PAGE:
Brits are drinking craft beer as if it were going out of fashion. The number of new brewery openings in the UK surged 55 per cent to a record 520 last year, and between eight and nine per cent of the total beer sold in licensed premises in the UK is craft.
That’s still significantly behind the 21 per cent market share the American craft beer industry has achieved in the US, where sales have hit $22bn (£18bn), according to a report to be published today by UHY Hacker Young.
“We’re only just seeing the beginning of it,” says Jasper Cuppaidge, founder of Camden Town Brewery, one of the UK’s first and most successful craft brewers.
UHY Hacker Young says that more and more entrepreneurs are starting their own craft beer businesses as the segment continues to build its position as an increasingly important part of the drinks industry.
“Craft beer has proved it is no flash in a pan. Both supermarkets and pubs realise they are going to lose sales if they do not make way for some ‘craft’ brands,” says James Simmonds, partner at UHY Hacker Young.
“So far the pricing discipline of cult beer brands has held steady. They have been largely untouched by the supermarket wars that have savaged margins elsewhere in the food and drinks sector.”
Craft labels are associated with locally made beer, but Camden Town Brewery has grown so quickly since it was founded in 2010 that it was forced to outsource the majority of its brewing. Currently, around 70 per cent of its beer is made in Belgium but that is all about to change.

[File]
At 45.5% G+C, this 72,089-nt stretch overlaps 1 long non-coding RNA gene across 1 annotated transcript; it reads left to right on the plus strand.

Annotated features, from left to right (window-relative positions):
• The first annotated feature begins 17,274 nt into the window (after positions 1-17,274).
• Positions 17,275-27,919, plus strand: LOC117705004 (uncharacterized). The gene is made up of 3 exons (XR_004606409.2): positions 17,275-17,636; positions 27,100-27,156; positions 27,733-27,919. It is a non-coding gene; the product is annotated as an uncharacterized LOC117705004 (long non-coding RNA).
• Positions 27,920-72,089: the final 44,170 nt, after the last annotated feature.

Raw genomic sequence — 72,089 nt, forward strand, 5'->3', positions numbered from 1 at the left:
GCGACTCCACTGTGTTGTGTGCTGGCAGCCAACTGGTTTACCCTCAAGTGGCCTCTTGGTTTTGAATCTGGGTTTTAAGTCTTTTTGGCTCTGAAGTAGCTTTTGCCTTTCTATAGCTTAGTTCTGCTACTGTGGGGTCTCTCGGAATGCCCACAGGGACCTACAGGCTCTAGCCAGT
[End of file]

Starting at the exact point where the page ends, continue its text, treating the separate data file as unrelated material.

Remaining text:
By the end of May, all of that production will have come back to the UK in what Camden has said is the biggest brewing investment London has witnessed in the past 30 years.
The craft brewer has funnelled £30m into a new 57,420 square foot, state-of-the-art brewing facility in Enfield, north London, which will produce 400,000 hectolitres (hl) of beer each year, compared with the 19,500 hl it currently brews under the arches in Camden.
This dramatic expansion was made possible by Anheuser-Busch InBev’s (AB InBev) £85m purchase of Camden in late 2015.
Big drinks companies like AB InBev are snapping up craft brewers due to slow growth of their mainstream brands and by the failure of their own premium brands to achieve as high price points as independent brewers.
While the AB InBev acquisition has allowed Camden to tap into new markets, swelled its number of employees by 40 per cent and paved the way for its new brewery, it led to controversy in the craft brewing scene where much of a company’s reputation is built upon its local ties.
Cuppaidge was shocked by the scale of the backlash Camden received from craft beer diehards in the wake of the deal.
“It was hurtful,” he says. “But it’s great that they’re so passionate about the brand that they wanted to reach out.”
He maintains the relationship with AB InBev has been a valuable tool for the Hells lager maker.
The Brazil-based beer behemoth has a network of experienced brewing professionals available to help out with any issue Camden faces.
“Recent high-profile takeovers by larger breweries have given entrepreneurs and their backers proof of what can be achieved and proper benchmarks of how craft breweries can be valued. It is a long way from the cottage industry of a decade ago,” UHY’s Simmonds says.
Now Camden is preparing to roll out the barrel worldwide. In December, it had its first international launch, in New York.
Sales are nearly double what the firm expected.
Camden carried out a soft launch in Paris last month, and a Boston debut is penciled in for rollout in the next 12 to 18 months. Cuppaidge explained the firm is perfecting its blueprint for new launches that “feel right from a brand perspective”.
Let’s drink to that.